Behavioral Treatments

Behavioral therapy is thought to be the most effective non-medical approach for children with ADHD. It typically trains parents to respond consistently to their child’s negative behaviors and help them set and meet goals, while teaching the child coping techniques and social skills. A common refrain in the ADHD community, “pills don’t teach skills,” highlights the fact that while medication may control symptoms of hyperactivity or inattention, it cannot necessarily help a child learn how to behave appropriately or break negative habits. Behavior therapy aims to fill that gap.

For adults and older children with ADHD, cognitive behavioral therapy is most often used. CBT therapists can help adults develop stronger emotional regulation, overcome bad habits, and confront negative patterns of thinking and poor self-esteem that may be impeding their success

Is ADHD genetic?

Significant evidence suggests that ADHD has both genetic and environmental underpinnings. Twin studies, for instance, have found that identical twins are significantly more likely than fraternal twins to both be diagnosed with ADHD or display ADHD-like behaviors. There is no single gene that is considered “responsible” for ADHD; rather, like many psychiatric conditions, it is thought to be linked to many genetic variants, only some of which have been uncovered.

Is ADHD a disease of modernity?

Some experts argue that what we call ADHD is actually a “disease of civilization”—that is, a disorder that arises because of a mismatch between humans’ evolutionary roots and our modern environment. High energy levels, for instance, may have been adaptive for a hunter-gatherer but are problematic in a modern classroom. Some prominent child development experts have noted that the recent rise in ADHD diagnoses has coincided with an increased focus (particularly in American schools) on rigorous standardized testing and reduced playtime—suggesting that at least some children diagnosed with ADHD have been placed in environments that worsen the evolutionary mismatch.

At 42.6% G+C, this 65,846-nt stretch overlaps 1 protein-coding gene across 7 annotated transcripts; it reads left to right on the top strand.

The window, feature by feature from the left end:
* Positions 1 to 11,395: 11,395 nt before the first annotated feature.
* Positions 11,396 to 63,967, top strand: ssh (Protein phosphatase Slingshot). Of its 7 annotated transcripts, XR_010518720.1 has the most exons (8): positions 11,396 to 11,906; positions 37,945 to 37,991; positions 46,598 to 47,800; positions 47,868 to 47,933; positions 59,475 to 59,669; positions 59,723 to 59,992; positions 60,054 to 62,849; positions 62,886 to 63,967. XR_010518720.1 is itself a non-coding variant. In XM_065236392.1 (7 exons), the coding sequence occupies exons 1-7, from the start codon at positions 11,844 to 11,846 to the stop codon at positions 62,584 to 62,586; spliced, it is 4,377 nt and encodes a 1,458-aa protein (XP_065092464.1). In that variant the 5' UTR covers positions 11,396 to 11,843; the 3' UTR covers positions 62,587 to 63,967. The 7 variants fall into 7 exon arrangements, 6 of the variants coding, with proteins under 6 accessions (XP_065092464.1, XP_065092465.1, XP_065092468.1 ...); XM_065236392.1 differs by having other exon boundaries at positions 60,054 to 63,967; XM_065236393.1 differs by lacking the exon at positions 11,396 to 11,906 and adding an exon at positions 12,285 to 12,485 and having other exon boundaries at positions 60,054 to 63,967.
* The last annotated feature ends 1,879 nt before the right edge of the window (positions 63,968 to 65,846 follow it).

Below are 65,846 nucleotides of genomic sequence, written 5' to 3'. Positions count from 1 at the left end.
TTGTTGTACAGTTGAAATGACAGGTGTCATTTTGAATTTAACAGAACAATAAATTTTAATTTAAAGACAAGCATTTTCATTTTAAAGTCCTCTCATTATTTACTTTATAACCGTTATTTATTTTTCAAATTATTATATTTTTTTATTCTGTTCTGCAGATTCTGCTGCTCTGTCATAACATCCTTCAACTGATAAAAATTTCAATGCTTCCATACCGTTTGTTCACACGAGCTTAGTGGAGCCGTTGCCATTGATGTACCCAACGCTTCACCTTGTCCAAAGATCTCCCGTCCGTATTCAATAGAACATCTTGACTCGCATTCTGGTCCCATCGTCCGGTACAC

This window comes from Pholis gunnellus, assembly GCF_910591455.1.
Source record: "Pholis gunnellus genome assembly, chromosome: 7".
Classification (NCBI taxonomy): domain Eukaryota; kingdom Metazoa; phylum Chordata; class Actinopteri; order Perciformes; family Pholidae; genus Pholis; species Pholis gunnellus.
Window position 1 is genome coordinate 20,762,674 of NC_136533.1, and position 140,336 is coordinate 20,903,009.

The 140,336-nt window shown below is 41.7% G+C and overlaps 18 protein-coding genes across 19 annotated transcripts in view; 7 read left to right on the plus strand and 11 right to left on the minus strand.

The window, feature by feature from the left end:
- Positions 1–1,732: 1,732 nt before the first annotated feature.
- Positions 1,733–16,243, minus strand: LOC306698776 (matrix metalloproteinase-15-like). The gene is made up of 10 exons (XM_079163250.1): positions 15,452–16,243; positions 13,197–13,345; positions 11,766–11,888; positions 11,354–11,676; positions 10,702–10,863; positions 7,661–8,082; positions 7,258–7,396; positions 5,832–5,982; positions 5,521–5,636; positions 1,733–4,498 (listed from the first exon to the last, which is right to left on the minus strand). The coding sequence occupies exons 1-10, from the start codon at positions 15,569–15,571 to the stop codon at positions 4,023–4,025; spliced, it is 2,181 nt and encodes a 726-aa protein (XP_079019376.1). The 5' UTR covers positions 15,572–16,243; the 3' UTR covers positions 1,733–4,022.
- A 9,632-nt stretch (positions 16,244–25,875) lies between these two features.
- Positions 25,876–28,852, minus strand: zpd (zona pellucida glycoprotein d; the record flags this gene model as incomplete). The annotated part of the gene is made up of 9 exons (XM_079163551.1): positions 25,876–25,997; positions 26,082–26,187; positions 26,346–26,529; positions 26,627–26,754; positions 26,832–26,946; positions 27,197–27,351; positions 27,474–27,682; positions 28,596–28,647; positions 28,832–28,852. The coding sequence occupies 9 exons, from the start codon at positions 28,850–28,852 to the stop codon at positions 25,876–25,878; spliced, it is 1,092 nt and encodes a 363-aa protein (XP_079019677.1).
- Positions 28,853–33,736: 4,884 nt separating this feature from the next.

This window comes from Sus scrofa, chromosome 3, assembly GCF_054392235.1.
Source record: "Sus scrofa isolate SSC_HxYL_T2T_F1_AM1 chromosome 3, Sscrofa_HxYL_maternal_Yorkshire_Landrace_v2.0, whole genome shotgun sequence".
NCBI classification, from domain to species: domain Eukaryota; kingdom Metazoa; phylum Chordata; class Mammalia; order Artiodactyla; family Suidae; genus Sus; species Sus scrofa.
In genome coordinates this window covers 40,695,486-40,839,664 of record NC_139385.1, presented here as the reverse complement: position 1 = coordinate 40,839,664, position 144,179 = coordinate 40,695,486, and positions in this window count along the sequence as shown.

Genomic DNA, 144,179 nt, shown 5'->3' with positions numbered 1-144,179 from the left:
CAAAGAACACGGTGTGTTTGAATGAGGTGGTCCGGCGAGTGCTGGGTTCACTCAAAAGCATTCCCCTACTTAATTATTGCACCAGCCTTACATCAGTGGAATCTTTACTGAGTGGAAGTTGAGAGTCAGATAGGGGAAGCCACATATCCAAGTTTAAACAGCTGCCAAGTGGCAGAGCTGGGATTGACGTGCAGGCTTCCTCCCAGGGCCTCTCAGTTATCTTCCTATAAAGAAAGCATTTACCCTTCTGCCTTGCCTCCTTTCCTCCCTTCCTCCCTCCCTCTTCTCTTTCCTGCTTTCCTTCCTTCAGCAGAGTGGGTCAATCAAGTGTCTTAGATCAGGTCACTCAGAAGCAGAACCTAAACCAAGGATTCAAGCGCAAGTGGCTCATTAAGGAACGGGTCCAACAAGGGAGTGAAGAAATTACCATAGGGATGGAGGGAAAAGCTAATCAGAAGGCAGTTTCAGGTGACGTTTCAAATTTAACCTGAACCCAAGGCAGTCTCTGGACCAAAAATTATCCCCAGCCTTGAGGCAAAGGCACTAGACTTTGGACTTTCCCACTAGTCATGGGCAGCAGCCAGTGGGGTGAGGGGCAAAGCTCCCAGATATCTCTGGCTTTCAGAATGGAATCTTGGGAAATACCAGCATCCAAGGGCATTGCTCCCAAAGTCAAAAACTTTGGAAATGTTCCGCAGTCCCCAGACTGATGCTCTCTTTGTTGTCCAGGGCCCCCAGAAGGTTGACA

How can I best help my child manage his ADHD?

All children benefit from love, structure, and consistency; children with ADHD need all three in droves. Since ADHD symptoms and their resulting academic and social challenges can be damaging to a child’s self-esteem, parents should take steps to find a treatment that works, help the child identify his strengths, and advocate for his needs as he learns to navigate the world on his own. Parents should also help the child set up routines, identify academic strategies that address her specific needs, and learn the social skills necessary in order to form lasting friendships.

Parenting a Child with ADHD

Children with ADHD are often bright, spontaneous, and caring. But parenting them is not without its challenges. Behavioral problems—from forgetting to do chores to outright defiance—can be frustrating for parents to navigate, as can low self-esteem, difficulty making friends, and the emotional ups and downs that are characteristic of ADHD.

In order to help their children navigate a world that isn’t always friendly to those with developmental delays or mental health challenges, parents should advocate strongly for their children’s needs—particularly in the classroom—encourage them to pursue their passions, and make sure their child feels loved, supported, and secure. Talking openly about ADHD, and seeking treatment if necessary, can also give the child the tools he needs to become his own self-advocate as he grows up.